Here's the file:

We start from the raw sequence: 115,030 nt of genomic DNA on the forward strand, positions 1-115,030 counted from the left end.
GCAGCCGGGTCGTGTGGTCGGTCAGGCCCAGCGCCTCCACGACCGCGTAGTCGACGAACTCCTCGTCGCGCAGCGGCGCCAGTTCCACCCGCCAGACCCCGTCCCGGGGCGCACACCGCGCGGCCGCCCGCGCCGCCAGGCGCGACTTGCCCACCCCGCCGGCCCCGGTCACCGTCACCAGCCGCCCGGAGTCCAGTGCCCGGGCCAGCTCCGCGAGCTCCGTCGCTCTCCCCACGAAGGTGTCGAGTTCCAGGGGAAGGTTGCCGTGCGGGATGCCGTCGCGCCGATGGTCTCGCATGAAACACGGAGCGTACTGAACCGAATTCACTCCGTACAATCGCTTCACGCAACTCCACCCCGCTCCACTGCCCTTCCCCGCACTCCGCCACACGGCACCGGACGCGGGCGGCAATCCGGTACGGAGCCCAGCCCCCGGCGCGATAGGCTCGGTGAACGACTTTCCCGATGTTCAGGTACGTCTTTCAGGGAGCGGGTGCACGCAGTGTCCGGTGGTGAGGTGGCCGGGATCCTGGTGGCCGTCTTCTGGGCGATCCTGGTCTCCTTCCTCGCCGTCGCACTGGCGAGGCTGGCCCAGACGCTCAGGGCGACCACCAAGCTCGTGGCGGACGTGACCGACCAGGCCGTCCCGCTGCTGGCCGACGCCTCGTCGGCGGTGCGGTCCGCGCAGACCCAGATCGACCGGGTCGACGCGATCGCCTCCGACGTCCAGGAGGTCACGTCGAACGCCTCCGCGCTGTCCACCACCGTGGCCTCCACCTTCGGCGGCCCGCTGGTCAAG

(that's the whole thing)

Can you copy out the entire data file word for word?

We start from the raw sequence: 115,030 nt of genomic DNA on the forward strand, positions 1-115,030 counted from the left end.
GCAGCCGGGTCGTGTGGTCGGTCAGGCCCAGCGCCTCCACGACCGCGTAGTCGACGAACTCCTCGTCGCGCAGCGGCGCCAGTTCCACCCGCCAGACCCCGTCCCGGGGCGCACACCGCGCGGCCGCCCGCGCCGCCAGGCGCGACTTGCCCACCCCGCCGGCCCCGGTCACCGTCACCAGCCGCCCGGAGTCCAGTGCCCGGGCCAGCTCCGCGAGCTCCGTCGCTCTCCCCACGAAGGTGTCGAGTTCCAGGGGAAGGTTGCCGTGCGGGATGCCGTCGCGCCGATGGTCTCGCATGAAACACGGAGCGTACTGAACCGAATTCACTCCGTACAATCGCTTCACGCAACTCCACCCCGCTCCACTGCCCTTCCCCGCACTCCGCCACACGGCACCGGACGCGGGCGGCAATCCGGTACGGAGCCCAGCCCCCGGCGCGATAGGCTCGGTGAACGACTTTCCCGATGTTCAGGTACGTCTTTCAGGGAGCGGGTGCACGCAGTGTCCGGTGGTGAGGTGGCCGGGATCCTGGTGGCCGTCTTCTGGGCGATCCTGGTCTCCTTCCTCGCCGTCGCACTGGCGAGGCTGGCCCAGACGCTCAGGGCGACCACCAAGCTCGTGGCGGACGTGACCGACCAGGCCGTCCCGCTGCTGGCCGACGCCTCGTCGGCGGTGCGGTCCGCGCAGACCCAGATCGACCGGGTCGACGCGATCGCCTCCGACGTCCAGGAGGTCACGTCGAACGCCTCCGCGCTGTCCACCACCGTGGCCTCCACCTTCGGCGGCCCGCTGGTCAAG